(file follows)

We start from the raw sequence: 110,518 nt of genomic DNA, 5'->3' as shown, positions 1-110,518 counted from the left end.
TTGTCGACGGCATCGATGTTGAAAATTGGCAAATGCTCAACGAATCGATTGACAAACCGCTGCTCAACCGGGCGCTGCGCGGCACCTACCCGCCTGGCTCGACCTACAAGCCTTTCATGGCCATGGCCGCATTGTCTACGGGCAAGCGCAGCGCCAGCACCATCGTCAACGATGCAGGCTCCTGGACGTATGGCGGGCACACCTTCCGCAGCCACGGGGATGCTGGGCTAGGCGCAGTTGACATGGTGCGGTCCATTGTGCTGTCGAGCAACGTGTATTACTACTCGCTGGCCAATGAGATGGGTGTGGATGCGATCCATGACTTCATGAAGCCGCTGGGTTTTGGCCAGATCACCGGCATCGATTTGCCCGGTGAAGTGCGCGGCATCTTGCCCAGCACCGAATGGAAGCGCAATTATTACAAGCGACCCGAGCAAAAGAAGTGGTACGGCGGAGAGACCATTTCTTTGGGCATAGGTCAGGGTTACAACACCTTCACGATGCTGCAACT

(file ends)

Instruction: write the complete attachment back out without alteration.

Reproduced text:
We start from the raw sequence: 110,518 nt of genomic DNA, 5'->3' as shown, positions 1-110,518 counted from the left end.
TTGTCGACGGCATCGATGTTGAAAATTGGCAAATGCTCAACGAATCGATTGACAAACCGCTGCTCAACCGGGCGCTGCGCGGCACCTACCCGCCTGGCTCGACCTACAAGCCTTTCATGGCCATGGCCGCATTGTCTACGGGCAAGCGCAGCGCCAGCACCATCGTCAACGATGCAGGCTCCTGGACGTATGGCGGGCACACCTTCCGCAGCCACGGGGATGCTGGGCTAGGCGCAGTTGACATGGTGCGGTCCATTGTGCTGTCGAGCAACGTGTATTACTACTCGCTGGCCAATGAGATGGGTGTGGATGCGATCCATGACTTCATGAAGCCGCTGGGTTTTGGCCAGATCACCGGCATCGATTTGCCCGGTGAAGTGCGCGGCATCTTGCCCAGCACCGAATGGAAGCGCAATTATTACAAGCGACCCGAGCAAAAGAAGTGGTACGGCGGAGAGACCATTTCTTTGGGCATAGGTCAGGGTTACAACACCTTCACGATGCTGCAACT